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CJI Bobde bats for arbitration

Arbitration, mediation and conciliation are alternatives to time-consuming litigation and are used largely to resolve company, corporate and industrial disputes
CJI Bobde

Our Legal Correspondent   |   New Delhi   |   Published 08.02.20, 07:45 PM

Chief Justice of India S.A. Bobde on Saturday underlined the need for developing the country into an international arbitration hub and said a specialised bar of advocates should be developed for the purpose.

Arbitration, mediation and conciliation are alternatives to time-consuming litigation and are used largely to resolve company, corporate and industrial disputes.

Under this system, specialised arbitrators, mediators or conciliators function like informal judges to resolve disputes.

Addressing the 3rd International Conference organised by the Indian Council of Arbitration and the Federation of Indian Chambers of Commerce and Industry (Ficci) here in Delhi, Justice Bobde said arbitration was an ancient Indian concept that seemed to have lost its footprints over time but was revived through the Arbitration and Conciliation Act, 1996, modelled on the lines of the UNCITRAL (United Nations Commission on International Trade Law) framework of laws.

Success in endeavours aimed at transforming India into an international arbitration hub would depend on the diligence shown by various stakeholders in spotting and addressing relevant concerns and issues,” Justice Bobde observed.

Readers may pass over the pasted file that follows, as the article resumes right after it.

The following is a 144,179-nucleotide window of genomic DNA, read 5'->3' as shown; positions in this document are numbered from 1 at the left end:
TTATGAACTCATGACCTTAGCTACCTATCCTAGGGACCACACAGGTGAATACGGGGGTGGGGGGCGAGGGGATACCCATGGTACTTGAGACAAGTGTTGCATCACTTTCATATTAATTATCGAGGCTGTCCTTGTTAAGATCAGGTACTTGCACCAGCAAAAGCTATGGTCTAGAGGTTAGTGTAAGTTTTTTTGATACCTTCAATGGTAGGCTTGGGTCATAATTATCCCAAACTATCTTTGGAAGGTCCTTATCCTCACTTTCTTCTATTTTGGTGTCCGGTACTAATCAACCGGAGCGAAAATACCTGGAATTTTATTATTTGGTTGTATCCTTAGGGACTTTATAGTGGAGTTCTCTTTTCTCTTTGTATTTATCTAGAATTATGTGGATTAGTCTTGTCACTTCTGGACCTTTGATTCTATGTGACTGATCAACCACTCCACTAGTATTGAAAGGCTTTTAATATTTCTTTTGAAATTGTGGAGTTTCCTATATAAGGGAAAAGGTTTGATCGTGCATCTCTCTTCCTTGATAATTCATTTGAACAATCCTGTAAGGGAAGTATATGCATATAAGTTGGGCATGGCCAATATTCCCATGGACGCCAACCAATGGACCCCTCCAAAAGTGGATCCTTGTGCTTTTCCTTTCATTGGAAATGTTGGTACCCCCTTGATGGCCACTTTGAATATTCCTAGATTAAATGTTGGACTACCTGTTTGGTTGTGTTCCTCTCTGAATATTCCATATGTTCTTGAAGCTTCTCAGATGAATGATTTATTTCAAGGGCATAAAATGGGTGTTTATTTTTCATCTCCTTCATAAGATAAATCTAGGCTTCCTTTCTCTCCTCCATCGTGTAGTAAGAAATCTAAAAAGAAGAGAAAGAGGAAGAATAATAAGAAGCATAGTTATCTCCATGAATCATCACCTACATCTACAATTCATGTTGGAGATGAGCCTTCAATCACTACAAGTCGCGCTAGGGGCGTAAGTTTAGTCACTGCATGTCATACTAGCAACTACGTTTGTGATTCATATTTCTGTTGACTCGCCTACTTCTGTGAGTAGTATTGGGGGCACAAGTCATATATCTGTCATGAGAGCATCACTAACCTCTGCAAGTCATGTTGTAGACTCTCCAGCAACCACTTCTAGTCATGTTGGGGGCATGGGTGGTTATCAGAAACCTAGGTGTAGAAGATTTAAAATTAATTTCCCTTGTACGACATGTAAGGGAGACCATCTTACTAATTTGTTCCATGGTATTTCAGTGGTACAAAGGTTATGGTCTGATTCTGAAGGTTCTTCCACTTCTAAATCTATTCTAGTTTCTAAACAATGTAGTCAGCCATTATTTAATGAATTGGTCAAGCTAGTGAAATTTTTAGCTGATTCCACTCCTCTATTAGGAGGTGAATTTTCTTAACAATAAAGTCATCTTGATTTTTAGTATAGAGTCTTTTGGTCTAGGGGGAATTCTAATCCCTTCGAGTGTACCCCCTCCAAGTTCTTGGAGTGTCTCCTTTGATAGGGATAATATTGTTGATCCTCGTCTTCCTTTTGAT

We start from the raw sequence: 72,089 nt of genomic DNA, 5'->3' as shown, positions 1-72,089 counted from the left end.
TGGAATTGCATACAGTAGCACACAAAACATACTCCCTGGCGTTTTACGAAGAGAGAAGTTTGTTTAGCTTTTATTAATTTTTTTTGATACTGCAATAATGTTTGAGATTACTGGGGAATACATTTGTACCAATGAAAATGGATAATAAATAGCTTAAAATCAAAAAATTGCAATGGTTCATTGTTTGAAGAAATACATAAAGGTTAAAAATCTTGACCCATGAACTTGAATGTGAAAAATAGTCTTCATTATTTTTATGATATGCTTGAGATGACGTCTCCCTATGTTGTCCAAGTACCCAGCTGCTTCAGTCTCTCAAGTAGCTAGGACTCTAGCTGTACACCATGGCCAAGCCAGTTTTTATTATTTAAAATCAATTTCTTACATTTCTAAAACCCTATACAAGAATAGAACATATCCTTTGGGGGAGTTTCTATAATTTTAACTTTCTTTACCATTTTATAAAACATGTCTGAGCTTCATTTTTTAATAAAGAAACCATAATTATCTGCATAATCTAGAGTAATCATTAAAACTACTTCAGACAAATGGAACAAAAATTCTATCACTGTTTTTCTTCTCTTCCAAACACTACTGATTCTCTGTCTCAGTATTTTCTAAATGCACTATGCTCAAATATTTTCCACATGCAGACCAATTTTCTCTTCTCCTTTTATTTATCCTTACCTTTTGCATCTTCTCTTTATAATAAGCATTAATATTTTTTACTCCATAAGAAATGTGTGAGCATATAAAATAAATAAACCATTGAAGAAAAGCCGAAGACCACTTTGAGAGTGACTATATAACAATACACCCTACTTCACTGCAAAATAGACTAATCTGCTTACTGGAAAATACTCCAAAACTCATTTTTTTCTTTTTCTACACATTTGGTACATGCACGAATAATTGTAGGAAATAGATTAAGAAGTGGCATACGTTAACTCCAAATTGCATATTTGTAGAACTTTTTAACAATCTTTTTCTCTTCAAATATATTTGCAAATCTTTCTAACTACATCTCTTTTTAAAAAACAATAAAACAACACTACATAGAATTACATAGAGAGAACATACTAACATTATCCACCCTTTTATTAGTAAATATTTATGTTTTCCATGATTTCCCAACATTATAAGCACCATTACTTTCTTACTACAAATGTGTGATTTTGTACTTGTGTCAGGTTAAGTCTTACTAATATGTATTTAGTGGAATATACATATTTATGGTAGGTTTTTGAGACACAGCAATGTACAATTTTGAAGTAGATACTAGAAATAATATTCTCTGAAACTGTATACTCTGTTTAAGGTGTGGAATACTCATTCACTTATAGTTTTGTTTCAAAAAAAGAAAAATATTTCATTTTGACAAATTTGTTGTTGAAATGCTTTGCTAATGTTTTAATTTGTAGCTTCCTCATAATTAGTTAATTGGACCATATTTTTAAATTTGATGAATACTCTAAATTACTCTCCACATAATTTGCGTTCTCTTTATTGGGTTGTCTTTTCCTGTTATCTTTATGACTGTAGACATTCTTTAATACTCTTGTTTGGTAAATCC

The CJI said India is blessed with a talented pool of individuals who can, with adequate training and orientation, act as arbitrators in the most complex of matters.

But given the diversity and quantum of matters being submitted to arbitration, the presence of a specialist arbitration bar with members working in close coordination with competent arbitral institutions is imperative, he said. So far, lawyers practising general law work as arbitrators.

Justice Bobde said: “Arbitration and mediation are a deeply embedded dispute resolution mechanism in India’s commercial practices and social life. Their usage could be traced back to when people voluntarily submitted their disputes to the panchayat, a group of wise men of the community, whose decisions were binding on the parties.

“Sage Yajnavalkya is said to have, in ancient Indian texts, referred issues to various arrangements including Srenis (occupational guilds), Kula (family or clan assemblies), and Puga (tribunals that comprised of people dwelling in the same place), all of which closely approximate the present system of arbitration,” Justice Bobde said. 

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